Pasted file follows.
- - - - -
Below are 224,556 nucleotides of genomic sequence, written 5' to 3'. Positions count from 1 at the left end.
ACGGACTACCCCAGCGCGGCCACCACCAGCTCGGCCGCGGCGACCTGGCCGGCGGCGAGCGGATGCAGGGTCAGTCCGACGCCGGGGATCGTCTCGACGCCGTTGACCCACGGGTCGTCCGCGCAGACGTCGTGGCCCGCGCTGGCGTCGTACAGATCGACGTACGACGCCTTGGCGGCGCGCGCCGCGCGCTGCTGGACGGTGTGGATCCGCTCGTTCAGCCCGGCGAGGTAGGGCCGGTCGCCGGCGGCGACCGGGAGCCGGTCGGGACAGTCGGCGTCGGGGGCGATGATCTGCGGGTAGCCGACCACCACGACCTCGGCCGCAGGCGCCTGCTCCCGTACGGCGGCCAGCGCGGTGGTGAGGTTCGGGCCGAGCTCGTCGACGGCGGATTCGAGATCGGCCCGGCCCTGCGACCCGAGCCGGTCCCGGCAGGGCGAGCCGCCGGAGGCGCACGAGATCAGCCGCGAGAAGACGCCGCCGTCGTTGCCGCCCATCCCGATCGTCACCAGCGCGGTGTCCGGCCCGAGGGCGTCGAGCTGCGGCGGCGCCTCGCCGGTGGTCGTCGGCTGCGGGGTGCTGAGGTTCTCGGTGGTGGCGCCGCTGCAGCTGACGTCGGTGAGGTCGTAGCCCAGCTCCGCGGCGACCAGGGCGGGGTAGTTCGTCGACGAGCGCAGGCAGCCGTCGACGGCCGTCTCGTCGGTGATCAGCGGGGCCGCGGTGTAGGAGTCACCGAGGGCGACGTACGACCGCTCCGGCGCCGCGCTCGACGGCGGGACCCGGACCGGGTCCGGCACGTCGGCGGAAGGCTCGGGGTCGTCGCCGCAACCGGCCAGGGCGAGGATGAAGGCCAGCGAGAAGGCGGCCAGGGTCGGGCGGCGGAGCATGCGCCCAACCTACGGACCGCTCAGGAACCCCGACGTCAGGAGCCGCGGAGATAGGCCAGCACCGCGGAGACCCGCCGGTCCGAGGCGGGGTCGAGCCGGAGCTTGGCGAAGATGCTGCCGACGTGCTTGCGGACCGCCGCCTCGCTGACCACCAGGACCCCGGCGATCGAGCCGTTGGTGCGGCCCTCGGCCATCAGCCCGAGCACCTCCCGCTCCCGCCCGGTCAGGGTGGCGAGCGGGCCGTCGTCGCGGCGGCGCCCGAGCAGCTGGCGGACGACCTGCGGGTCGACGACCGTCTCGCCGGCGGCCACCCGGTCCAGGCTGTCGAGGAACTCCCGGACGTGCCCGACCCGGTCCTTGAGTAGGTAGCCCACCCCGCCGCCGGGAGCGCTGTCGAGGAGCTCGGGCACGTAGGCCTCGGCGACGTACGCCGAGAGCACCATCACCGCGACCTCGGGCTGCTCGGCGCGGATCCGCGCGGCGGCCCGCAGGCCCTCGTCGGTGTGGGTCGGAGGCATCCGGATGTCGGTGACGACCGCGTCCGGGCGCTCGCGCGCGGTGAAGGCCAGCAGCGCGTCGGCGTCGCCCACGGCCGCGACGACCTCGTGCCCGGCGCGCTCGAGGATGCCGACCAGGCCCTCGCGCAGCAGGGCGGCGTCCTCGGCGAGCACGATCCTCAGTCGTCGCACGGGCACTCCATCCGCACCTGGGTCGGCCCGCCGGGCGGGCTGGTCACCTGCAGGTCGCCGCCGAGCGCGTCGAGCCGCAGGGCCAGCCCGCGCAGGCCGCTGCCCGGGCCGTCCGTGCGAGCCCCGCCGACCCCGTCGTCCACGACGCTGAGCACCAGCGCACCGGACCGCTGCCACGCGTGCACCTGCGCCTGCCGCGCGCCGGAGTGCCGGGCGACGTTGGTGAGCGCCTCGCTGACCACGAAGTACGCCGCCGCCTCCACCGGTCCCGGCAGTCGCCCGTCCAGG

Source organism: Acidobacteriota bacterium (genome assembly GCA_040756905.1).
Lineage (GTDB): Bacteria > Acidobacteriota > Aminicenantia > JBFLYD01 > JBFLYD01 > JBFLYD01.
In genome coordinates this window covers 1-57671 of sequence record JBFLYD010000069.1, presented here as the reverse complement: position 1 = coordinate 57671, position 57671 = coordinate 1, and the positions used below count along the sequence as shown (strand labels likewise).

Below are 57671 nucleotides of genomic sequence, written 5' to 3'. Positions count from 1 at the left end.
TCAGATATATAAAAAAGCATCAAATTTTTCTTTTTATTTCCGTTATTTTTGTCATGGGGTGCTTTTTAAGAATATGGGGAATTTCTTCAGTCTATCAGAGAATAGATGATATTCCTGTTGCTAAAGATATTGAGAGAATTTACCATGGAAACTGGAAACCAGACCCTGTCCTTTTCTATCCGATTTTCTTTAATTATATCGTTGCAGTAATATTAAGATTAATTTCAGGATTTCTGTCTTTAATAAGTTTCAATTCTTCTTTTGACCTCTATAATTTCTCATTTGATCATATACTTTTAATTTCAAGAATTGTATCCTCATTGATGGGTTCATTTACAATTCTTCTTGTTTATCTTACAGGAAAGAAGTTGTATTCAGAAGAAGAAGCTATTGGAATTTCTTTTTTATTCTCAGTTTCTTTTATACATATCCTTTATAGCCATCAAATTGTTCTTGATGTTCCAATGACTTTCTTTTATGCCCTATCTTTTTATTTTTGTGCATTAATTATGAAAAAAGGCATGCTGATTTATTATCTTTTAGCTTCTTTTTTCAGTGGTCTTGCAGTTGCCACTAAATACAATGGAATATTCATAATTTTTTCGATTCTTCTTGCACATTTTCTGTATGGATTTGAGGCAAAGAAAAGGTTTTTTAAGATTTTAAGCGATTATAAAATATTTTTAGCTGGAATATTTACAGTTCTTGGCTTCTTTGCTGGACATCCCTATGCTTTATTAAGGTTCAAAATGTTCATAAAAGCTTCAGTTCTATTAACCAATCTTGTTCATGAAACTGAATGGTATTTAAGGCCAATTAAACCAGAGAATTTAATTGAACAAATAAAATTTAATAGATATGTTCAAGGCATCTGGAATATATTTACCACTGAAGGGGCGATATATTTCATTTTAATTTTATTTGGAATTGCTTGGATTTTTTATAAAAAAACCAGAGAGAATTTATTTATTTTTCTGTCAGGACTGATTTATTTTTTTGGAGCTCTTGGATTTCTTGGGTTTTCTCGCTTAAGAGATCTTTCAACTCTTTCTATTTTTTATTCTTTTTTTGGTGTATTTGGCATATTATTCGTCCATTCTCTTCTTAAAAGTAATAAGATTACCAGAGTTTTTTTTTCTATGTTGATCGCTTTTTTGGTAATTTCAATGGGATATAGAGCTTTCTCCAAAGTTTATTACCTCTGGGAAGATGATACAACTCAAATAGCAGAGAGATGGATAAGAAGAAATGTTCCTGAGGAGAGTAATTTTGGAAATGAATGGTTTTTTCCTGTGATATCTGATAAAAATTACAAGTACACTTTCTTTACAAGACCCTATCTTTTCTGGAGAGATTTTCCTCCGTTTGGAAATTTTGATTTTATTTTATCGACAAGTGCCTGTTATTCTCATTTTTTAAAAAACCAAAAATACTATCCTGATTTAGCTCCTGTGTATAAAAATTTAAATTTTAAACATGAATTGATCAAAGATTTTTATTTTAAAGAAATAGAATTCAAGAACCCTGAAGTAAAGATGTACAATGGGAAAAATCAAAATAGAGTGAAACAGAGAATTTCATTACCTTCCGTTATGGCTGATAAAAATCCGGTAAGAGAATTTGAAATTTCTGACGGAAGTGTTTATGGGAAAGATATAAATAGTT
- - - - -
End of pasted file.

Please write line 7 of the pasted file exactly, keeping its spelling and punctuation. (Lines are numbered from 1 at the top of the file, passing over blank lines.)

TCAGATATATAAAAAAGCATCAAATTTTTCTTTTTATTTCCGTTATTTTTGTCATGGGGTGCTTTTTAAGAATATGGGGAATTTCTTCAGTCTATCAGAGAATAGATGATATTCCTGTTGCTAAAGATATTGAGAGAATTTACCATGGAAACTGGAAACCAGACCCTGTCCTTTTCTATCCGATTTTCTTTAATTATATCGTTGCAGTAATATTAAGATTAATTTCAGGATTTCTGTCTTTAATAAGTTTCAATTCTTCTTTTGACCTCTATAATTTCTCATTTGATCATATACTTTTAATTTCAAGAATTGTATCCTCATTGATGGGTTCATTTACAATTCTTCTTGTTTATCTTACAGGAAAGAAGTTGTATTCAGAAGAAGAAGCTATTGGAATTTCTTTTTTATTCTCAGTTTCTTTTATACATATCCTTTATAGCCATCAAATTGTTCTTGATGTTCCAATGACTTTCTTTTATGCCCTATCTTTTTATTTTTGTGCATTAATTATGAAAAAAGGCATGCTGATTTATTATCTTTTAGCTTCTTTTTTCAGTGGTCTTGCAGTTGCCACTAAATACAATGGAATATTCATAATTTTTTCGATTCTTCTTGCACATTTTCTGTATGGATTTGAGGCAAAGAAAAGGTTTTTTAAGATTTTAAGCGATTATAAAATATTTTTAGCTGGAATATTTACAGTTCTTGGCTTCTTTGCTGGACATCCCTATGCTTTATTAAGGTTCAAAATGTTCATAAAAGCTTCAGTTCTATTAACCAATCTTGTTCATGAAACTGAATGGTATTTAAGGCCAATTAAACCAGAGAATTTAATTGAACAAATAAAATTTAATAGATATGTTCAAGGCATCTGGAATATATTTACCACTGAAGGGGCGATATATTTCATTTTAATTTTATTTGGAATTGCTTGGATTTTTTATAAAAAAACCAGAGAGAATTTATTTATTTTTCTGTCAGGACTGATTTATTTTTTTGGAGCTCTTGGATTTCTTGGGTTTTCTCGCTTAAGAGATCTTTCAACTCTTTCTATTTTTTATTCTTTTTTTGGTGTATTTGGCATATTATTCGTCCATTCTCTTCTTAAAAGTAATAAGATTACCAGAGTTTTTTTTTCTATGTTGATCGCTTTTTTGGTAATTTCAATGGGATATAGAGCTTTCTCCAAAGTTTATTACCTCTGGGAAGATGATACAACTCAAATAGCAGAGAGATGGATAAGAAGAAATGTTCCTGAGGAGAGTAATTTTGGAAATGAATGGTTTTTTCCTGTGATATCTGATAAAAATTACAAGTACACTTTCTTTACAAGACCCTATCTTTTCTGGAGAGATTTTCCTCCGTTTGGAAATTTTGATTTTATTTTATCGACAAGTGCCTGTTATTCTCATTTTTTAAAAAACCAAAAATACTATCCTGATTTAGCTCCTGTGTATAAAAATTTAAATTTTAAACATGAATTGATCAAAGATTTTTATTTTAAAGAAATAGAATTCAAGAACCCTGAAGTAAAGATGTACAATGGGAAAAATCAAAATAGAGTGAAACAGAGAATTTCATTACCTTCCGTTATGGCTGATAAAAATCCGGTAAGAGAATTTGAAATTTCTGACGGAAGTGTTTATGGGAAAGATATAAATAGTT